Oops… best climate change solution doesn’t involve government control
By Joe Jarvis - August 29, 2019

Turns out the best way to combat climate change is NOT flying in private jets across the world to meetings on how to stop the peasants from using fossil fuels, modern technology, and heat.

A “mind-blowing” study found that planting trees is far more effective at capturing CO2 than carbon credits, or other heavy-handed government actions.

How did the “science is settled” gate-keepers let this one slip through…

The abstract of the study states:

The restoration of trees remains among the most effective strategies for climate change mitigation…

Excluding existing trees and agricultural and urban areas, we found that there is room for an extra 0.9 billion hectares of canopy cover, which could store 205 gigatonnes of carbon in areas that would naturally support woodlands and forests. This highlights global tree restoration as our most effective climate change solution to date.

The study claims that the amount of carbon in the atmosphere could be cut by 25% if this area was planted. And like the abstract says, they aren’t even talking about farmland or currently settled areas, so food production and human habitats would not be affected.

Although this would require about 500 billion additional trees, there is no need for humans to plant all those trees. Just seeding new forests would be adequate to reforest large swaths of the earth.

Plus, each individual on earth doesn’t have to take responsibility for growing 71 trees. Organizations can mass scale this solution… even some unlikely ones.

For instance, in honor of Arbor Day, PornHub is planting one tree for every 100 videos watched in one particular category. So far they are up to 11,000 trees. Apparently, some people are already doing their part…

Planting trees is a good idea, even if you don’t think atmospheric carbon is too high.

Because if it were up to me (and it IS up to each of us making individual choices) then these new trees would be food trees.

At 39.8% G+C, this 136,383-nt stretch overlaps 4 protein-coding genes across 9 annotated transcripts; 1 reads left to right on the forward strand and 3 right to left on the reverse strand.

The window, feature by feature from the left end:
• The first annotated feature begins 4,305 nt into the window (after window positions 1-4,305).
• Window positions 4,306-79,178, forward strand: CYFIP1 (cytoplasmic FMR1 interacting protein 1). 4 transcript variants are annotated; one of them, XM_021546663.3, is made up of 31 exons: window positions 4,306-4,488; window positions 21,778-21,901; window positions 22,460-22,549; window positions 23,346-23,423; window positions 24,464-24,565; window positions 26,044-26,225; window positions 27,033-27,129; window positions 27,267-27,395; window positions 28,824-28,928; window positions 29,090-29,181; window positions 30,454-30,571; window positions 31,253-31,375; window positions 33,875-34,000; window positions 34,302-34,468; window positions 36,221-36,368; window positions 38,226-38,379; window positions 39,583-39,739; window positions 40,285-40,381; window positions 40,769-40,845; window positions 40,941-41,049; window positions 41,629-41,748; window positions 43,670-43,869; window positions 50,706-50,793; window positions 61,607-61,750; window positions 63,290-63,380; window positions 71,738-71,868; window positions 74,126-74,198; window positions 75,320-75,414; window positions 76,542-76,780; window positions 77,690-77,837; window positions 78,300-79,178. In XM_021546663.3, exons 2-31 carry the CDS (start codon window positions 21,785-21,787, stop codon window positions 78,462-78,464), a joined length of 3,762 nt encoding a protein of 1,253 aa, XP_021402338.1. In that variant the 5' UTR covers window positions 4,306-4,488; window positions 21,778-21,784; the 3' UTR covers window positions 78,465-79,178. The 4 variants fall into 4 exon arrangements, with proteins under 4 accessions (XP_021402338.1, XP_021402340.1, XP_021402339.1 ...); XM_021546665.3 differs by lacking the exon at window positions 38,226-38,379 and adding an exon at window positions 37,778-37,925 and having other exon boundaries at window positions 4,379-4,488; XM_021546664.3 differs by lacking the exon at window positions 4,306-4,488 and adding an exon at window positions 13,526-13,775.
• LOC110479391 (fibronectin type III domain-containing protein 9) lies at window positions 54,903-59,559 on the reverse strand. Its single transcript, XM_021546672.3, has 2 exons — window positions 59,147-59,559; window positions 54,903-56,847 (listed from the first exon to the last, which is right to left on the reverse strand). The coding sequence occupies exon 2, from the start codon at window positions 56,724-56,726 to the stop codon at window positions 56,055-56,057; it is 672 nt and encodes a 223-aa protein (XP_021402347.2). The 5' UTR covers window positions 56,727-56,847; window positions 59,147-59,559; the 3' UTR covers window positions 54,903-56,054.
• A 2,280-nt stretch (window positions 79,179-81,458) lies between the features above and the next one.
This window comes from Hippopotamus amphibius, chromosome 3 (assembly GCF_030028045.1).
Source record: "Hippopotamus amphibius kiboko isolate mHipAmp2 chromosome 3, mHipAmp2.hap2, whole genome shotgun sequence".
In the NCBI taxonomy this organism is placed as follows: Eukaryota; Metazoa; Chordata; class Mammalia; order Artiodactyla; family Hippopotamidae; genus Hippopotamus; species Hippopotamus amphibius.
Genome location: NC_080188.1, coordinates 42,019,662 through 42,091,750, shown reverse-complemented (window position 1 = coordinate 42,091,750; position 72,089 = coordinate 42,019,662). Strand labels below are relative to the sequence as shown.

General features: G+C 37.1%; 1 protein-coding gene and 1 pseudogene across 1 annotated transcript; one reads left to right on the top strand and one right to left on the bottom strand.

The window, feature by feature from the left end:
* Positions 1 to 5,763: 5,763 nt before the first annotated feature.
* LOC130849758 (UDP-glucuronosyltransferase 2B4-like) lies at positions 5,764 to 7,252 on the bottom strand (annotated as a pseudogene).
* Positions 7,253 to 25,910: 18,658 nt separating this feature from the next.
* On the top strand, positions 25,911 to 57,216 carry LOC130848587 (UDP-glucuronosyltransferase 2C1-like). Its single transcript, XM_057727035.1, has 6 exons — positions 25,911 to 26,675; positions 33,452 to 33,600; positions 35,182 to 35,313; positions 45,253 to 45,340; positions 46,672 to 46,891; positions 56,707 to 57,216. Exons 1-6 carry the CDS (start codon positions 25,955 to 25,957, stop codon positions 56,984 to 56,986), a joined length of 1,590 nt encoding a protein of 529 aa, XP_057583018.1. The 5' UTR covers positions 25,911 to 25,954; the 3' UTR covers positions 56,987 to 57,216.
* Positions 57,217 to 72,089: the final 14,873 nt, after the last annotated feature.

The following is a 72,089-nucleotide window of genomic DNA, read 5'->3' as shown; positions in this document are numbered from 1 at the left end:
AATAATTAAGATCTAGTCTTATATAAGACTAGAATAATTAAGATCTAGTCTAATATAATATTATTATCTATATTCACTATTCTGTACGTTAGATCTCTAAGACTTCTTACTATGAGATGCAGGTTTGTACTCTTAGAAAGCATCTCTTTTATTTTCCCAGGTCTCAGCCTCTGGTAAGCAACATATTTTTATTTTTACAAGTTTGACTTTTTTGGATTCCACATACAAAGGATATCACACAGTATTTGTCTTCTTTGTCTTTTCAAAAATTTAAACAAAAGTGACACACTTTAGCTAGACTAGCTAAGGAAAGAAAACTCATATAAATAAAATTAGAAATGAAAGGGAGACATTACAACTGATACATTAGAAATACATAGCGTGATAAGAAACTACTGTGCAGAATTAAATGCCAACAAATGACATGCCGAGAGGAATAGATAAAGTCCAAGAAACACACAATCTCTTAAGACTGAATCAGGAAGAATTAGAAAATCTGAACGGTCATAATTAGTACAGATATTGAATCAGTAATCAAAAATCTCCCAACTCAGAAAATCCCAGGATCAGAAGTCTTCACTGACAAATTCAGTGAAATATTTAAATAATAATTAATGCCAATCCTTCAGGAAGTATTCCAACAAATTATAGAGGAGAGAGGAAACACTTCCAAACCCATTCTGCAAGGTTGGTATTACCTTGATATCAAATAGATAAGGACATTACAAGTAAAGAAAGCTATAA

Imagine a world where just walking down the street offered as much food as a supermarket aisle… except it was actually good for you, and free.

That’s really not that far fetched. Look into the closest forest, even a small strip of woods in between a parking lot and roadway. There are hundreds if not thousands of trees, shrubs, vines, mushrooms, and groundcover in there.

Chances are, there are already some edible plants present, like shagbark hickory nuts, raspberries, common brier, dandelions, puffballs, or common plantain (not the banana-like fruit, the leaf).

Imagine how much food could be packed into such a small area if humans were deliberately designing these woods to be food forests.

You start with large canopies like walnut or pecan trees, then move down to smaller fruit trees like apple and peach, then shrubs or smaller trees like blueberry or banana. Next add the vine layer with raspberry or beans, ground-cover (and underground) with peanuts or sweet potato, vegetable ground cover like lettuce or chicory, spices, and finally some edible mushrooms like boletes.

There are so many different plants to choose, based on your climate and what you like to eat.

After you do the initial hard work of creating a food forest, it perpetuates itself. That’s the whole point, forests are complete systems.

And as I’ve pointed out before, people that like to shift the burden to some faceless collective like “society” actually do less to impact their environment positively.

Studies show that people who favor government action don’t walk the walk, they just talk the talk.

That’s compared to a skeptic like me who has actually planted dozens of trees, built solar-powered cabins and solar-powered rainwater systems.

That’s the real inconvenient truth– inconvenient for the power-hungry. Individual action is the only thing which actually adds up to make a difference.

But believing the lies your overlords tell you is not required to be a proper steward of the environment.

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